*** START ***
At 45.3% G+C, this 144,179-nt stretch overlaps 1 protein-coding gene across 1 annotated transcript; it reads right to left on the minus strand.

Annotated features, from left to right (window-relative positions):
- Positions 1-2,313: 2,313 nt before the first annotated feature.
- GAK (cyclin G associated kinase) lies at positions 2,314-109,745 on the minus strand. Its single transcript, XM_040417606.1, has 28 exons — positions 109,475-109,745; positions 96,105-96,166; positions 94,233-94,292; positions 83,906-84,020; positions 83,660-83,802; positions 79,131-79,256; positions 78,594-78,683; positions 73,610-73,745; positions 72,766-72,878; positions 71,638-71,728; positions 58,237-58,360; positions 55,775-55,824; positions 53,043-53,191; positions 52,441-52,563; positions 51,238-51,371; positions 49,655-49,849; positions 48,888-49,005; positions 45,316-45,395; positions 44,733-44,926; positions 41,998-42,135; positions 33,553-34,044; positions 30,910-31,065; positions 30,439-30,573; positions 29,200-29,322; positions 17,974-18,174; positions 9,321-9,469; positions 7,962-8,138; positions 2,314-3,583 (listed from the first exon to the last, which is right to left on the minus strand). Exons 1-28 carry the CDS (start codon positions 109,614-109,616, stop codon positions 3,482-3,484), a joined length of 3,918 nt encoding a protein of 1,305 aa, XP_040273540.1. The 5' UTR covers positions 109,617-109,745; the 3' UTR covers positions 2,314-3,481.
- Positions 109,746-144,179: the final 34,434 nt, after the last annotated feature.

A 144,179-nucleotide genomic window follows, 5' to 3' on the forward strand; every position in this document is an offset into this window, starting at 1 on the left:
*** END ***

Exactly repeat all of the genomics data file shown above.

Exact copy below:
At 45.3% G+C, this 144,179-nt stretch overlaps 1 protein-coding gene across 1 annotated transcript; it reads right to left on the minus strand.

Annotated features, from left to right (window-relative positions):
- Positions 1-2,313: 2,313 nt before the first annotated feature.
- GAK (cyclin G associated kinase) lies at positions 2,314-109,745 on the minus strand. Its single transcript, XM_040417606.1, has 28 exons — positions 109,475-109,745; positions 96,105-96,166; positions 94,233-94,292; positions 83,906-84,020; positions 83,660-83,802; positions 79,131-79,256; positions 78,594-78,683; positions 73,610-73,745; positions 72,766-72,878; positions 71,638-71,728; positions 58,237-58,360; positions 55,775-55,824; positions 53,043-53,191; positions 52,441-52,563; positions 51,238-51,371; positions 49,655-49,849; positions 48,888-49,005; positions 45,316-45,395; positions 44,733-44,926; positions 41,998-42,135; positions 33,553-34,044; positions 30,910-31,065; positions 30,439-30,573; positions 29,200-29,322; positions 17,974-18,174; positions 9,321-9,469; positions 7,962-8,138; positions 2,314-3,583 (listed from the first exon to the last, which is right to left on the minus strand). Exons 1-28 carry the CDS (start codon positions 109,614-109,616, stop codon positions 3,482-3,484), a joined length of 3,918 nt encoding a protein of 1,305 aa, XP_040273540.1. The 5' UTR covers positions 109,617-109,745; the 3' UTR covers positions 2,314-3,481.
- Positions 109,746-144,179: the final 34,434 nt, after the last annotated feature.

A 144,179-nucleotide genomic window follows, 5' to 3' on the forward strand; every position in this document is an offset into this window, starting at 1 on the left: